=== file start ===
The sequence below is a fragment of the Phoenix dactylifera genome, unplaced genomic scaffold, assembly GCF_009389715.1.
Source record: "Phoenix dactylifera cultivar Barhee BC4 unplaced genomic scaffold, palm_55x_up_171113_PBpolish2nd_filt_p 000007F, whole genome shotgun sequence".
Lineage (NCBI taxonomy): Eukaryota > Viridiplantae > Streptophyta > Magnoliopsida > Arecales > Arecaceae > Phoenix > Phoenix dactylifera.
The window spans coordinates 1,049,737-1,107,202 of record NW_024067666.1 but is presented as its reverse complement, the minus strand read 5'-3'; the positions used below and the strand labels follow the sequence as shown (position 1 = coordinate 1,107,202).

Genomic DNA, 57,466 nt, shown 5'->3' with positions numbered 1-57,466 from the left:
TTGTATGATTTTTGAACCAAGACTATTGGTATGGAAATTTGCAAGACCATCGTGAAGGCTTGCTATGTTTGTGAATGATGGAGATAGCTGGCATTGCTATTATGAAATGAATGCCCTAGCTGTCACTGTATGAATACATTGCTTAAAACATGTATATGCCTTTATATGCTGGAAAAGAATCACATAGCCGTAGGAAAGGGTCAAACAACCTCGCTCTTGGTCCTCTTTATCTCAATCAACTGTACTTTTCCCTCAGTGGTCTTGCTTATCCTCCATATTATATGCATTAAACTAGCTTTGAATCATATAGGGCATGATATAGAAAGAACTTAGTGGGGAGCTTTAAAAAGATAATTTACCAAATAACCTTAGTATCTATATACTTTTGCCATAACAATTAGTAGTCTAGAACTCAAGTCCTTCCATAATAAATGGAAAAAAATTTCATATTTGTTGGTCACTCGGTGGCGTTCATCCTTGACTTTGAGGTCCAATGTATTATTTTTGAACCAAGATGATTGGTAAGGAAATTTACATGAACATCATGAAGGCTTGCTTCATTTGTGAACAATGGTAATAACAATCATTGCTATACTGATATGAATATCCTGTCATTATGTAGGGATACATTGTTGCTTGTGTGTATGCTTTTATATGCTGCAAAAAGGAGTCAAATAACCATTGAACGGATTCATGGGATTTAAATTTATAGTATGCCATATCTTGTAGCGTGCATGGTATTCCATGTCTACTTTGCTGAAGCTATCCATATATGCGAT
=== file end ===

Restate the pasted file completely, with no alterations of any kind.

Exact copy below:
The sequence below is a fragment of the Phoenix dactylifera genome, unplaced genomic scaffold, assembly GCF_009389715.1.
Source record: "Phoenix dactylifera cultivar Barhee BC4 unplaced genomic scaffold, palm_55x_up_171113_PBpolish2nd_filt_p 000007F, whole genome shotgun sequence".
Lineage (NCBI taxonomy): Eukaryota > Viridiplantae > Streptophyta > Magnoliopsida > Arecales > Arecaceae > Phoenix > Phoenix dactylifera.
The window spans coordinates 1,049,737-1,107,202 of record NW_024067666.1 but is presented as its reverse complement, the minus strand read 5'-3'; the positions used below and the strand labels follow the sequence as shown (position 1 = coordinate 1,107,202).

Genomic DNA, 57,466 nt, shown 5'->3' with positions numbered 1-57,466 from the left:
TTGTATGATTTTTGAACCAAGACTATTGGTATGGAAATTTGCAAGACCATCGTGAAGGCTTGCTATGTTTGTGAATGATGGAGATAGCTGGCATTGCTATTATGAAATGAATGCCCTAGCTGTCACTGTATGAATACATTGCTTAAAACATGTATATGCCTTTATATGCTGGAAAAGAATCACATAGCCGTAGGAAAGGGTCAAACAACCTCGCTCTTGGTCCTCTTTATCTCAATCAACTGTACTTTTCCCTCAGTGGTCTTGCTTATCCTCCATATTATATGCATTAAACTAGCTTTGAATCATATAGGGCATGATATAGAAAGAACTTAGTGGGGAGCTTTAAAAAGATAATTTACCAAATAACCTTAGTATCTATATACTTTTGCCATAACAATTAGTAGTCTAGAACTCAAGTCCTTCCATAATAAATGGAAAAAAATTTCATATTTGTTGGTCACTCGGTGGCGTTCATCCTTGACTTTGAGGTCCAATGTATTATTTTTGAACCAAGATGATTGGTAAGGAAATTTACATGAACATCATGAAGGCTTGCTTCATTTGTGAACAATGGTAATAACAATCATTGCTATACTGATATGAATATCCTGTCATTATGTAGGGATACATTGTTGCTTGTGTGTATGCTTTTATATGCTGCAAAAAGGAGTCAAATAACCATTGAACGGATTCATGGGATTTAAATTTATAGTATGCCATATCTTGTAGCGTGCATGGTATTCCATGTCTACTTTGCTGAAGCTATCCATATATGCGAT